Keyword segments should always be considered before anything is created or published, and that goes for bloggers, too. It’s also an important reason why marketing departments should take cues from their SEO team first, and not the other way around.
Keywords and keyphrases are the words used to find your offer; the actual words typed into the Google search box. And they aren’t technical, they’re actually quite human.
Keywords aren’t a technical area, like computer programming –someone who understands consumer psychology would likely be better at deciphering which are best for you.
Long Tail and Short Tail (Head Term) Keywords
A “short tail” keyword is usually 1-2 words, and is more general than a “long tail” keyword.
Short tail keywords generally attract more traffic, however that traffic may be less likely to convert.
This is because they are too general, and open a wider net than long tail keywords.
Long tail keywords on the other hand are longer, and more precise.
This is because they reveal more of the user’s intention when they’re used.
Short tail example: “Minaal backpack”.
Long tail example: “buy grey Minaal backpack on Amazon”.
Google is placing more importance on the use of branding in online search, specifically on your blog’s home page.
In the past, new websites hoping to game Google algorithms would create “keyword domains” as their business or blog name.
If they were selling Rolex watches, they’d buy the URL domain buyrolextwatches.com with the hope that they’d rank first for those keywords.
Today, Google views those websites as lower quality, and favors branding in search results.
As you already know, a brand sets you apart from your competitors, and it’s important to leverage branding wherever possible.
Often you’re the only one who will have Google search ranking for your branded keyword, and it makes it easier to do so.
In less common cases, brand terms come in handy to compete, too.
Many businesses have done well providing “brand name” alternatives –for instance, this is common with affiliate websites and online advertising (ie. “iPhone” + “alternatives”).
Commonly Misspelled Words
When you’re reading a blog post on our blog or elsewhere you may come across a really silly looking typo and wonder how someone overlooked such a gaffe.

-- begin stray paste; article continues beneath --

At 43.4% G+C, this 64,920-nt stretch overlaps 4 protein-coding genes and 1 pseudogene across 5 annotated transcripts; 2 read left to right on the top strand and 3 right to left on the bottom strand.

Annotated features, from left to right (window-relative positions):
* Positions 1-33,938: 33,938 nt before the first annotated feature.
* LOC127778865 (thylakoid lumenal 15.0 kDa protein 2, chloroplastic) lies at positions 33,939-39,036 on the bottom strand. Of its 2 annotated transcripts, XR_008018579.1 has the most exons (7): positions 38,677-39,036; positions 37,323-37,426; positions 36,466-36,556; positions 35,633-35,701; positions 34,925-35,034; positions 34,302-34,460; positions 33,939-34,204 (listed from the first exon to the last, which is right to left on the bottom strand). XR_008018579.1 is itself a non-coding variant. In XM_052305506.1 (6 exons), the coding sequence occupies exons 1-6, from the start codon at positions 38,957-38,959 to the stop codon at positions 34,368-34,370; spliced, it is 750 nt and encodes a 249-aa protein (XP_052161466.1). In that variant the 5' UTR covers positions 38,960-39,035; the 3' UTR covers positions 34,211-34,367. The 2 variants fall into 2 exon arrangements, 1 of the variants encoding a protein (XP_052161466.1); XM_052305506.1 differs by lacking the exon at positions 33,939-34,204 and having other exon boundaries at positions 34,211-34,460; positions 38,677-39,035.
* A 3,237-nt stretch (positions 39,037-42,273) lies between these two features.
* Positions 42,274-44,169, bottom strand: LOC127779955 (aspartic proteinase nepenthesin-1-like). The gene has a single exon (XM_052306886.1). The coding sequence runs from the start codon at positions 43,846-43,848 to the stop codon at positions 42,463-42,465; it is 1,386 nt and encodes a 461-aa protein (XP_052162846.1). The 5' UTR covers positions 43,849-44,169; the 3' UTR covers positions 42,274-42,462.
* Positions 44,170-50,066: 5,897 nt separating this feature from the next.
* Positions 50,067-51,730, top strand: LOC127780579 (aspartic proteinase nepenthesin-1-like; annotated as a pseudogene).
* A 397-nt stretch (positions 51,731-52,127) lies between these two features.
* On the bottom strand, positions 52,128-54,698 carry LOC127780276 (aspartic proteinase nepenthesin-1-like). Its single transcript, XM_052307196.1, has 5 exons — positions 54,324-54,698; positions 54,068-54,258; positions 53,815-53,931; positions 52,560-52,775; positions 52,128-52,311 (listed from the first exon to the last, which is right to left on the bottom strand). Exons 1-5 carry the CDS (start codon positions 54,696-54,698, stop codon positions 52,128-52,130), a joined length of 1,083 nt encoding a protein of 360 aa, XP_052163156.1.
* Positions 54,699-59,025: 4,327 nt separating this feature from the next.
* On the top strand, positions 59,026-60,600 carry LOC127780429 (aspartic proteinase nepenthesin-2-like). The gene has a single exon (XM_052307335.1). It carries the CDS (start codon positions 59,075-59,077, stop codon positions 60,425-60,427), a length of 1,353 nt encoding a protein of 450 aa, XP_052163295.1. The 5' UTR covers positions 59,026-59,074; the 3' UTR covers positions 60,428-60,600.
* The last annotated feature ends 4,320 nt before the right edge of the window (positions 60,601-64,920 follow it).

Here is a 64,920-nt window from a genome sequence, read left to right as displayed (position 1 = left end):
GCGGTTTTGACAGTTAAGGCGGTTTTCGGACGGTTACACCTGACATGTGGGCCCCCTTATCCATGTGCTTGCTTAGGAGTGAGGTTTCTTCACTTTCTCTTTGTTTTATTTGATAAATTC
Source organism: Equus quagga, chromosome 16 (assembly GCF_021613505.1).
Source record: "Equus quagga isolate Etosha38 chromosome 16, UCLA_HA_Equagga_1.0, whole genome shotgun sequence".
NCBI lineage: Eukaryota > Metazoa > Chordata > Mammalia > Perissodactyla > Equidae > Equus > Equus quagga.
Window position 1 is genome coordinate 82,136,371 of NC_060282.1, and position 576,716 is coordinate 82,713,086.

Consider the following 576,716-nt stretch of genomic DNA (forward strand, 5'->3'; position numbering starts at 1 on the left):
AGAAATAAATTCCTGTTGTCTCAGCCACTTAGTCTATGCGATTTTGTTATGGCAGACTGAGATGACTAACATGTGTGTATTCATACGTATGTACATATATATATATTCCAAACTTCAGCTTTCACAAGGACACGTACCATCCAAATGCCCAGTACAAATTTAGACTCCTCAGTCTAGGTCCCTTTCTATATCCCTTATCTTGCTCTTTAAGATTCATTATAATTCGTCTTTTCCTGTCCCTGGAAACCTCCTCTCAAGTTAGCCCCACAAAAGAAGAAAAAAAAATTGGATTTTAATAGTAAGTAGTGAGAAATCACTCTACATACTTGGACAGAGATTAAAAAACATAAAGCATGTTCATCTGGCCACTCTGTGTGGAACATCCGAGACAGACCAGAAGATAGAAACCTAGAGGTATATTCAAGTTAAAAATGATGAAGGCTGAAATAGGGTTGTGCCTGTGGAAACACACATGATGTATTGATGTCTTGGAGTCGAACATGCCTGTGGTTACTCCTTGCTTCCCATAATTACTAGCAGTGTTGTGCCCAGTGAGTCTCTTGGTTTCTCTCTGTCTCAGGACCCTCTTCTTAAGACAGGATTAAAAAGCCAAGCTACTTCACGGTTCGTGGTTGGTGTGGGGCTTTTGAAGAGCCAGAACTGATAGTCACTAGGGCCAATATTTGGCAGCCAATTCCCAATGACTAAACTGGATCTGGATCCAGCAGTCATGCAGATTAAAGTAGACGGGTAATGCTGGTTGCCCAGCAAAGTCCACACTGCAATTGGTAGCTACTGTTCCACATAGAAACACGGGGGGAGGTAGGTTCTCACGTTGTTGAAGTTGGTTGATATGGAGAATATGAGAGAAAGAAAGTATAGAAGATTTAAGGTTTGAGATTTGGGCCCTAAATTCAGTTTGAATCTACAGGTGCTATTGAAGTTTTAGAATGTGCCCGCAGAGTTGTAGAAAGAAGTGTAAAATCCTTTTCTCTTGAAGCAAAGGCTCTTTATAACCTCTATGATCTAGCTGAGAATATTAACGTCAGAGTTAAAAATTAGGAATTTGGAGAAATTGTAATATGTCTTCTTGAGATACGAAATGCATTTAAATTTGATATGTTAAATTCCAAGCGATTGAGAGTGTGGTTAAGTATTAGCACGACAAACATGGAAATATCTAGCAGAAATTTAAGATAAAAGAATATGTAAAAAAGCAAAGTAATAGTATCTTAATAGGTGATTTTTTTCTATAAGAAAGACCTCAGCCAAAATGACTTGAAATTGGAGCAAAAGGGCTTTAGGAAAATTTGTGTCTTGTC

In reality, spelling mistakes on a website may be covert keyword placement. When you’re doing keyword research, it’s common to identify regularly misspelled words that have a fair amount of traffic and much less competition.
It’s up to you to decide if you’re willing to look careless in your writing for the sake of outmaneuvering your competition.
Informational Keywords and Commercial Intent
Informational keywords cater to people who want to learn more about a place or product before visiting or buying it. These are great for appealing to earlier stages of a buyer’s journey.
Commercial intent keywords are for those who are ready to buy.
Using these 2 types of keywords must be a reflection of your business objectives. Too many of one or the other can either attract the wrong customer, or come off as too much of a hard sell.
In our experience “brand keyword” followed by “review” work really well.
Keyword Placement Guide
As previously mentioned, we use Keysearch to discover the best keywords with lower competition on Hobo with a Laptop (and our other “money projects”).
We have had the most success ranking on Google with a keyword density of around 1% – 3%.
If you’d like to examine the keyword placement and density of existing content or content before you publish it, check out Internet Marketing Ninjas’ Keyword Density Analysis Tool.
In order to best leverage keywords, we suggest you insert your keywords into each page as follows:
- At the beginning of your H1 Title Tag
- Only use one H1 Tag per page
- Within an H2 or H3 Subtitle Tag
- Within the first 25 words of your page
- Minimum 3 to 4 times throughout your page
That wraps up this short Google search keyword placement guide. Share your thoughts or experiences in the comments, we’d love to hear from you.
If you found this post helpful, we know you’ll really like our guide to affiliate marketing for bloggers.